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Pride Month: Zoe Hicks - “This is so me.”

By: Melissa Verge

When her cleats dig into the dirt and she takes her spot at third, Zoe Hicks feels free. 

She can be unapologetically Hicks - energetic, passionate, and very, very loud. 

The talented third baseman who won the most valuable player award with the Women’s National Team last season, sums it up in four words.

“This is so me.”

Baseball isn’t just what she does, it’s a huge part of who she is, and it’s also played a role in who the 26-year-old has become.

It’s not purely coincidental that the first year Hicks played women’s baseball in 2018, was the year that she felt comfortable to share her identity as a lesbian athlete.

It was baseball, and the relationships she formed that helped her feel more secure with expressing who she was off the field. Playing women’s baseball already felt like a step outside the box for her, and seeing some of her teammates openly express their identities as queer athletes was liberating for her.

“Just to be able to see that confidence, and see these people saying like F You to the societal expectations that they have on us, it kind of just made me say, ‘ok, cool… you don't have to do what people think you should, you don’t have to be what people think you should be,’” Hicks said.

Although she now has clarity, there was a period of time where she was lost and trying to figure it all out. When she went to college, she wasn’t yet aware of her identity - she just knew that she felt a bit different from the friend group she surrounded herself with. Exploring who she was gave her confidence both on and off the baseball field. 

After she was open with her identity, that’s when her baseball career really took off, she said. 

Last year at the Women’s Baseball World Cup, Hicks had a .667 batting average, and scored three runs and had two RBI’s in a win over Hong Kong. 

“You should be able to be yourself in every aspect, in every facet, and that just opens up such a higher feeling for your athletic performance, if you can just play free and be who you are in all senses,” she said.

The Canadian, who grew up in Boissevain, Manitoba, had a bit of an unlikely journey to baseball. She didn't play until she was a 20-year-old.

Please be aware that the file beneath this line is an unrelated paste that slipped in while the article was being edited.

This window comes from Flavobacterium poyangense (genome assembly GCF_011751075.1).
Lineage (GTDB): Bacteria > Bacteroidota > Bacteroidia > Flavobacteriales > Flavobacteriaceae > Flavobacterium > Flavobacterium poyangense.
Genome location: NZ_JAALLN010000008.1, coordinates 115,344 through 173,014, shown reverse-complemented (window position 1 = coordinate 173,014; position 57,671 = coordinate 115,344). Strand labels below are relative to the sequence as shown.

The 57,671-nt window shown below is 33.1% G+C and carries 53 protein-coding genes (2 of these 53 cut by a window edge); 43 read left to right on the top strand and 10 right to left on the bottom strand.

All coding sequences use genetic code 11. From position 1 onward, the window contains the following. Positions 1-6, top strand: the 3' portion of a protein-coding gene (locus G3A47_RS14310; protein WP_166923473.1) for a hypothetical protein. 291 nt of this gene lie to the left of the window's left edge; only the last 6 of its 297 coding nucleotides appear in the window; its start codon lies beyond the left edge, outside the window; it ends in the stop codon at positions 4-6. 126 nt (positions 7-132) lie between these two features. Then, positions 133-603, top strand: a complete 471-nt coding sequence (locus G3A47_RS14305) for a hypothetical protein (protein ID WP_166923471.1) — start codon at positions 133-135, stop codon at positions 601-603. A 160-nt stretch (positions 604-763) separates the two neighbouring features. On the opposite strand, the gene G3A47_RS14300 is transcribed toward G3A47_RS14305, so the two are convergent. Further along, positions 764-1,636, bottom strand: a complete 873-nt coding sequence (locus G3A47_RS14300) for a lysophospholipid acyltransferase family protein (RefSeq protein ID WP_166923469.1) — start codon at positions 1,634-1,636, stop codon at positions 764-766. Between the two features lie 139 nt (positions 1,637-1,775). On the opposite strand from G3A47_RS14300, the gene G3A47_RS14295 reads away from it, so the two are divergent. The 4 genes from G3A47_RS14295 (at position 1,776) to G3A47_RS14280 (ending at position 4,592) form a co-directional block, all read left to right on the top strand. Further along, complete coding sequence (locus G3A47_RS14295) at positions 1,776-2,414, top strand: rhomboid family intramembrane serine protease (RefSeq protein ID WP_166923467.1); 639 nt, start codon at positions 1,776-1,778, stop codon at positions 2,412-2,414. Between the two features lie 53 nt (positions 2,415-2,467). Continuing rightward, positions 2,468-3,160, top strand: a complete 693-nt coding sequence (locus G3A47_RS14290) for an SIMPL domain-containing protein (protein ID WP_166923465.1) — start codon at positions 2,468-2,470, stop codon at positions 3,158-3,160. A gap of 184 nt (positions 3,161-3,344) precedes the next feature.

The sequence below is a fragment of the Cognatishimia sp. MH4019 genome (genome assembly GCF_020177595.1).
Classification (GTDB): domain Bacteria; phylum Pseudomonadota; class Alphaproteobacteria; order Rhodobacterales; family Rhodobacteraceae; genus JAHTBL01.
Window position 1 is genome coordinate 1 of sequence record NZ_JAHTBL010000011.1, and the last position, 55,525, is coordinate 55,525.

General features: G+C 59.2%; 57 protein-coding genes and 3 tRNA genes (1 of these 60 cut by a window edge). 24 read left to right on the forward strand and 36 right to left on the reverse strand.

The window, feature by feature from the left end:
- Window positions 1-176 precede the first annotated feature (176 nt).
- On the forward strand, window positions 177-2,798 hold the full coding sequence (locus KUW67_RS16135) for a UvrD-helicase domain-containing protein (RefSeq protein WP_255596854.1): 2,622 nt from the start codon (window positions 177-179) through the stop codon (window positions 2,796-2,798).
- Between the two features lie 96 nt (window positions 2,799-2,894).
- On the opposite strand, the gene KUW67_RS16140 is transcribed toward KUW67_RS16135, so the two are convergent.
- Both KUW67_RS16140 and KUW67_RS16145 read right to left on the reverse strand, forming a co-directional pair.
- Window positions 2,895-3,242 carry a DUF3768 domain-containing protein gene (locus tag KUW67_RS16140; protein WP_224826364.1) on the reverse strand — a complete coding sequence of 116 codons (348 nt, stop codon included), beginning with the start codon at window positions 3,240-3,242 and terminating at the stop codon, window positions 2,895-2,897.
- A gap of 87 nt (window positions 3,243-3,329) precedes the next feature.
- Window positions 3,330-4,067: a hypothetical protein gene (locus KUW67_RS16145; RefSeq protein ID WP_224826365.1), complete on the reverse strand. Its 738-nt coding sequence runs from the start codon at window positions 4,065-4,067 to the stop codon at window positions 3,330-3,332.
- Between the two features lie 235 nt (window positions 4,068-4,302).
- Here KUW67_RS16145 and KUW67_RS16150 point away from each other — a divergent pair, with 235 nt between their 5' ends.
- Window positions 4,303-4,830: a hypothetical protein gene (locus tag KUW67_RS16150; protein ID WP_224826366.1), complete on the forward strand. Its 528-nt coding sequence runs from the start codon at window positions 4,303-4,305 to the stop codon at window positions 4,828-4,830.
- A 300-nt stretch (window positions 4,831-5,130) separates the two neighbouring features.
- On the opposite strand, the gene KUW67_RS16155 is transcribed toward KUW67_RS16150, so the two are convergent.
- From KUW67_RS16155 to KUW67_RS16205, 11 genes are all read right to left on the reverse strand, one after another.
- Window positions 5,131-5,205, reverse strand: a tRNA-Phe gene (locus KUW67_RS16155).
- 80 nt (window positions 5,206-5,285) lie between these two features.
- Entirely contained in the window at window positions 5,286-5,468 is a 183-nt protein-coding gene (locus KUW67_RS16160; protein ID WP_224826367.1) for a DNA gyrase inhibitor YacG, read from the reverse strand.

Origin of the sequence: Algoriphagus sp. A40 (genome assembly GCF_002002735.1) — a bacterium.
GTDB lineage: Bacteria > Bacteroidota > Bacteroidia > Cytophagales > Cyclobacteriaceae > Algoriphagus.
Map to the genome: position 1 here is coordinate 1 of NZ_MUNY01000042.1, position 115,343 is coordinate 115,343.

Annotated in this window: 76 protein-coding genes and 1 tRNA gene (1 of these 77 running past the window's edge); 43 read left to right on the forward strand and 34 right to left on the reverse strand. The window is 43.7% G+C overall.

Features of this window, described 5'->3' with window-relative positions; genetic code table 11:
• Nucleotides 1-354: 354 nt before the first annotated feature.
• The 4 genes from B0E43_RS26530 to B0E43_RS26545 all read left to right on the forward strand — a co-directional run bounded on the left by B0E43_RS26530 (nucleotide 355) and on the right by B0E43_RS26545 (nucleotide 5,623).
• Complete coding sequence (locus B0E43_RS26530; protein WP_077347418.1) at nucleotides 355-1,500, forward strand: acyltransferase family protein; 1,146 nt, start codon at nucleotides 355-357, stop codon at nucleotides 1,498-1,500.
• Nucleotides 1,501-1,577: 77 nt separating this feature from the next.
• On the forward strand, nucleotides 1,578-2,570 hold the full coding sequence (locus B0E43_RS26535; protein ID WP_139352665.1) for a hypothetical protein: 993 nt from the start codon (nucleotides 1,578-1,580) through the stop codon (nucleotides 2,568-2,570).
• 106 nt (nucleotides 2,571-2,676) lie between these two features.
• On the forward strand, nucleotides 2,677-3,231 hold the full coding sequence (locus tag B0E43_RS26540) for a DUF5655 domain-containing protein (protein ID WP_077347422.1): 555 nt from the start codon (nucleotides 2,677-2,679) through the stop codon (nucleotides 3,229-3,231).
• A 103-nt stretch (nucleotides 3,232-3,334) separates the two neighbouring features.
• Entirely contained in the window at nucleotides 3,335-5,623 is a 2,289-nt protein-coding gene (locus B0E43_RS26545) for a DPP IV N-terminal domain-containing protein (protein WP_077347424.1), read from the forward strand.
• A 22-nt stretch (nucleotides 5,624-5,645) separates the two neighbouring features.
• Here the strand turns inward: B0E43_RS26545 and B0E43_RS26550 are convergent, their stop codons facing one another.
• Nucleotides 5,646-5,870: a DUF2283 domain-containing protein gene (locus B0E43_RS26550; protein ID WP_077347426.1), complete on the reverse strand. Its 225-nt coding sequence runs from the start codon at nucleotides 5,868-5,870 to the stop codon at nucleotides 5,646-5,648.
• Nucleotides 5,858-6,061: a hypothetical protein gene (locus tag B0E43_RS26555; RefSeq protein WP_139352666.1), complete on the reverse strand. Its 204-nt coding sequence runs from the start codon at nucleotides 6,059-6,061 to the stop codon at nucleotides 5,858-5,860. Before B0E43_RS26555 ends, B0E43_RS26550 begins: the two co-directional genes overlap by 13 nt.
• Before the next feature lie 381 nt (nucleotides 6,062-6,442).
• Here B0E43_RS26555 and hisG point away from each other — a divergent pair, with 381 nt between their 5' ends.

She was a dominant softball player, and was asked to come be an extra arm on her dad’s senior team one summer. Although it was not love at first at-bat -she got hit with a pitch- she ended up getting a hit in the same game, and she thought, ok. She could figure this whole baseball thing out.

Accepting that invitation has made Hicks a successful dual sport athlete, representing Canada in both baseball and softball at the highest level. She also worked with the Dodgers in 2022 and 2023 as a Technology Associate, analyzing data and passing that information on to coaches in the organization to improve their athletes moving forward. In her second season, she did a lot of infield and hitting work with the Arizona Complex Team.

Since the days of the All American Girls Professional Baseball League, it’s been a definite change for the better, she said. Back then, the uniforms of the league, a “one piece short skirted flared tunic” weren’t chosen for practical reasons, but so players weren’t seen as what the management feared they would be - as “butch” or “lesbian.” There’s now a space and a community for everyone in sport, Hicks said, including herself. 

However, it’s definitely far from perfect - sport, and society in general still has further to go, she said.

“We have come a long way, but there is still that pushback, and I think that pushback is what kind of keeps it from being normalized,” she said. “It has to be this big thing because they’re still working against this large amount of hate.”

Thankfully, Hicks was greeted with love and support when she came out to her family in 2018. 

It’s been beautiful to witness his daughter really grow into who she always has been, her dad, Allan Hicks said. It was after high school that he really noticed a change in her when she went away to college.

“That's kind of I think where she found a little more safety in kind of realizing where she was at as far as coming out,” he said. 

“I’m very proud of her.”

Although Hicks has that familial support, she acknowledges that not everyone in the 2SLGBTQI+ community does. If you’re in that situation, there is a community out there for you, she said, a chosen family, who will embrace you for who you are.

In addition to the support of her family, she has her chosen family, who has also chosen her, in the Women’s National Team.

“I’m most comfortable with my teammates, just because they have embraced me, and they have allowed me to be myself,” she said.